His power play time is down and his even strength and, perhaps most surprising, his shorthanded minutes are up. Way up.
Only once over the past six seasons did he finish a season averaging more than 15 seconds of shorthanded time per game (and that was when he averaged 23 seconds back in 2007-08).
This season he's playing over a minute per game on one of the best penalty killing units in the league, and during his 60 minutes of shorthanded play Kovalchuk is a plus-four on the season, having been on the ice for five Devils shorthanded goals (scoring three of them himself and assisting on the other two) and only one power play goal against. There are only seven other players with a minimum of 30 games played in the NHL this season that are "plus" players during 4-on-5 play, and only one of them (Pittsburgh's Kris Letang) has played more than 23 minutes of total shorthanded ice time this season.
I don't know if a 15-year contract like the one New Jersey signed Kovalchuk to prior to last season is always the right investment for a team, but with the way his game has evolved in a short period of time, he should continue to be the franchise building block the Devils expected when they acquired him.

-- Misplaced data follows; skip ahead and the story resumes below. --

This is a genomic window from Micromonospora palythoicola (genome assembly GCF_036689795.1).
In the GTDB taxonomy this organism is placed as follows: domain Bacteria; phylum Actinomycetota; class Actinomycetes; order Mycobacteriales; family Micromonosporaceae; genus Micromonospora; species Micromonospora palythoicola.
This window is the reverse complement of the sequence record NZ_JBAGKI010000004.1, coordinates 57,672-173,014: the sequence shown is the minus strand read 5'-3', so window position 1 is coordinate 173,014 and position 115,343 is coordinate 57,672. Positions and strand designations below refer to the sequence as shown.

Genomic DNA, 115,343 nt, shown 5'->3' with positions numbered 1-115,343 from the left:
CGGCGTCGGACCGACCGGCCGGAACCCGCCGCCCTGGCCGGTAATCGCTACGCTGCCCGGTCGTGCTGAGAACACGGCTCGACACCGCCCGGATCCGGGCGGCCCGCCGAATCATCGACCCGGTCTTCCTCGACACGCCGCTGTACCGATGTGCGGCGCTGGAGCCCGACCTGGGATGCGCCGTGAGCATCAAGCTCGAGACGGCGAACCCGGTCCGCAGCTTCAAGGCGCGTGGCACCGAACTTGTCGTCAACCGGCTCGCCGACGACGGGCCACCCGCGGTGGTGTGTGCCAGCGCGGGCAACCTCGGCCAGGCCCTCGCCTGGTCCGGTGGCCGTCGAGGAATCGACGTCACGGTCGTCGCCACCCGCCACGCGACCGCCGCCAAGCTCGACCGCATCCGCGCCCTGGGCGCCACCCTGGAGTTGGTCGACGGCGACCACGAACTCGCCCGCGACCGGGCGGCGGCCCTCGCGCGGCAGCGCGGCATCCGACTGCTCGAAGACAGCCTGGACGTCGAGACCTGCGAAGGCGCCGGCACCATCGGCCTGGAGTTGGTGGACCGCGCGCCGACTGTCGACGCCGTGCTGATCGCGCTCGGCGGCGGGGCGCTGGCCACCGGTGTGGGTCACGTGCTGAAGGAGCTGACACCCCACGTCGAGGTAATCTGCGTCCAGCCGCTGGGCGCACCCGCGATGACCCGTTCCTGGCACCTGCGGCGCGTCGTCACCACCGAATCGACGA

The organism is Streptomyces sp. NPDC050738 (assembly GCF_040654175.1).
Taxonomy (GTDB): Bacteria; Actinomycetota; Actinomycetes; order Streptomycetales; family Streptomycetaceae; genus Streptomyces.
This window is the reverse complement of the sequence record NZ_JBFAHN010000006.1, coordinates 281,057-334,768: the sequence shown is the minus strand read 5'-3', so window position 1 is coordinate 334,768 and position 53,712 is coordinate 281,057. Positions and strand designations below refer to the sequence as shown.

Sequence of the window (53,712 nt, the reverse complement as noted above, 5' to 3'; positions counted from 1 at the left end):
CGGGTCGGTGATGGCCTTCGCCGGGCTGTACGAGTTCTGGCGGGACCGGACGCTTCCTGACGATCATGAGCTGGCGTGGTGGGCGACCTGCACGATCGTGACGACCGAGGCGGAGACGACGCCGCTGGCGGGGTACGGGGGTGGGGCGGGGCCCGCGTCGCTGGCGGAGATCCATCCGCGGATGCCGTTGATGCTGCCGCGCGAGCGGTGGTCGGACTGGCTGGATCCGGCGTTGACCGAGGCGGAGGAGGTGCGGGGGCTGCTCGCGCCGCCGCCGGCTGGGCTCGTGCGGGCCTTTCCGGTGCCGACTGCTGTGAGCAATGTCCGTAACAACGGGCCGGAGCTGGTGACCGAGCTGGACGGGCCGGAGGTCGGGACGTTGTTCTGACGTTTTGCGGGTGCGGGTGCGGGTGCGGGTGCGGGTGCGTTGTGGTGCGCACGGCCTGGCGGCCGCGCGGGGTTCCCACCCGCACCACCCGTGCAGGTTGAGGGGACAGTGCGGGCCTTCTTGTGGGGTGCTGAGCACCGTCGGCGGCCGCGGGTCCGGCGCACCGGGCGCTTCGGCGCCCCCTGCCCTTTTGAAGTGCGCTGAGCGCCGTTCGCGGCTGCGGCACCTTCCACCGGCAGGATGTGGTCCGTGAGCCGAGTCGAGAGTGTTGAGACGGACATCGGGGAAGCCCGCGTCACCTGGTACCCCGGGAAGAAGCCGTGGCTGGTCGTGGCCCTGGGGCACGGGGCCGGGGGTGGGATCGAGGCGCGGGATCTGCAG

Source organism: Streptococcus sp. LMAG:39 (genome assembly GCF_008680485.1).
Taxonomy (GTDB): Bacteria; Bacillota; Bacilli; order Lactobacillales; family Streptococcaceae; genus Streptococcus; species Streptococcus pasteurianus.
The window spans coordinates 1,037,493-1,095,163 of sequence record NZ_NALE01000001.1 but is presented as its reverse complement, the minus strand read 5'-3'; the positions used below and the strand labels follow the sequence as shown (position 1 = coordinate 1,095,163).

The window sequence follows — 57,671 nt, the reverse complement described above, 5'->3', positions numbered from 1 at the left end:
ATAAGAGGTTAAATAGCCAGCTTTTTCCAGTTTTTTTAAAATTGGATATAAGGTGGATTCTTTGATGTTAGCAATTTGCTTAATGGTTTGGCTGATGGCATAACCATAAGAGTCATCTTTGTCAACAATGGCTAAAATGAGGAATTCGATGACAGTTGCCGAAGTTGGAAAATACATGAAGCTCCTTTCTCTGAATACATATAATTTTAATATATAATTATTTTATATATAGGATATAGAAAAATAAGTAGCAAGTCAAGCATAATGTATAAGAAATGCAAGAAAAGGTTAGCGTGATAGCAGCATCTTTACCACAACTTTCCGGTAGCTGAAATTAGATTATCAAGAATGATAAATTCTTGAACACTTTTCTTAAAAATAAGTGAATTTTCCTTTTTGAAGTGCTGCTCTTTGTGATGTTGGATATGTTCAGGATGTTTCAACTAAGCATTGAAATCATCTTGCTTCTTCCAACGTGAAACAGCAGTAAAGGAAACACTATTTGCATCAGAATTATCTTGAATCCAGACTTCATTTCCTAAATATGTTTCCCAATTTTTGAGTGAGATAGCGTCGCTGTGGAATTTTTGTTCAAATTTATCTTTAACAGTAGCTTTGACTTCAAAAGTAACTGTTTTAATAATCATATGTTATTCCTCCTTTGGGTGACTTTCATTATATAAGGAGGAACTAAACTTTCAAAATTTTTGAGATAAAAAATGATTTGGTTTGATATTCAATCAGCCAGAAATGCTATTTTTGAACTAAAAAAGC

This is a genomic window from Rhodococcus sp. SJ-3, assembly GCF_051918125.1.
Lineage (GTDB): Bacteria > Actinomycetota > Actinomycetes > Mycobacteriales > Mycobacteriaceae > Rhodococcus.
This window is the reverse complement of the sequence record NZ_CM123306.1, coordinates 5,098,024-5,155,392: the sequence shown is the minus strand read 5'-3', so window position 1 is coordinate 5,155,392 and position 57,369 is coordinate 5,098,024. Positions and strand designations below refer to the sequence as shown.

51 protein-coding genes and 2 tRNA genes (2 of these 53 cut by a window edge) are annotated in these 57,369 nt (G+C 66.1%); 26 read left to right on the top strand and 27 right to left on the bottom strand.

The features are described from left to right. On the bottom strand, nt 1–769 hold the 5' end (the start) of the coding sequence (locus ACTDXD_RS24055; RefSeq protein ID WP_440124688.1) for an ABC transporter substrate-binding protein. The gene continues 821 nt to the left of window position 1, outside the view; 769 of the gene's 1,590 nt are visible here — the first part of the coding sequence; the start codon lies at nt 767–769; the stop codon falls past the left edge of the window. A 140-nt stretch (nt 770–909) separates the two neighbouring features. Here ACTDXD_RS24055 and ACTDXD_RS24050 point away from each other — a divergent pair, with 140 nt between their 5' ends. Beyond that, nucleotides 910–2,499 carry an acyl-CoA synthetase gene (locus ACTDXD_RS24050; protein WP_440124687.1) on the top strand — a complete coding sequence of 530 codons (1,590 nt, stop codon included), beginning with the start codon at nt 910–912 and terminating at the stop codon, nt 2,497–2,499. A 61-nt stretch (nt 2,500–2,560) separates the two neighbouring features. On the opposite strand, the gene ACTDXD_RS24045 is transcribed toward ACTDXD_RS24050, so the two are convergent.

For more hockey news, rumors and analysis, follow @EyeOnHockey and @agretz on Twitter.
Posted on: February 10, 2012 1:30 pm
Edited on: February 10, 2012 3:43 pm
WASHINGTON -- Here we are in mid-February and the Winnipeg Jets are still lingering right there in the playoff picture, just outside the East's top eight (even closer to the Southeast Division lead). That's how crucial Thursday night's Houdini act was in Washington, to take two points from a game that was seemingly lost.
The next question becomes how they can follow that up?
Winnipeg finishes off a travel-heavy stretch this Saturday in Pittsburgh against the Penguins. It will be their eight road game in their last nine overall, a crucial stretch in their season that many thought would bury their playoff hopes. I admit, myself included.
Instead, they were given a golden opportunity with a lucky bounce to pick up some serious steam for a playoff push.
"We have a big game in Pittsburgh," forward Bryan Little said on Thursday after the 3-2 win in D.C. "If we get a couple points there it would be a great road trip for us."
And it would bring them some strong momentum into a home-heavy stretch they are about to hit.
"We've been playing well at home all season, so we'd be really pumped with that," Little said.
That's why the game against the Pens is so big. It would more or less signify that the win in Washington was a springboard to launch them into their homestand. But any sort of momentum gained from it is for the most part lost with a flat showing in the 'Burgh.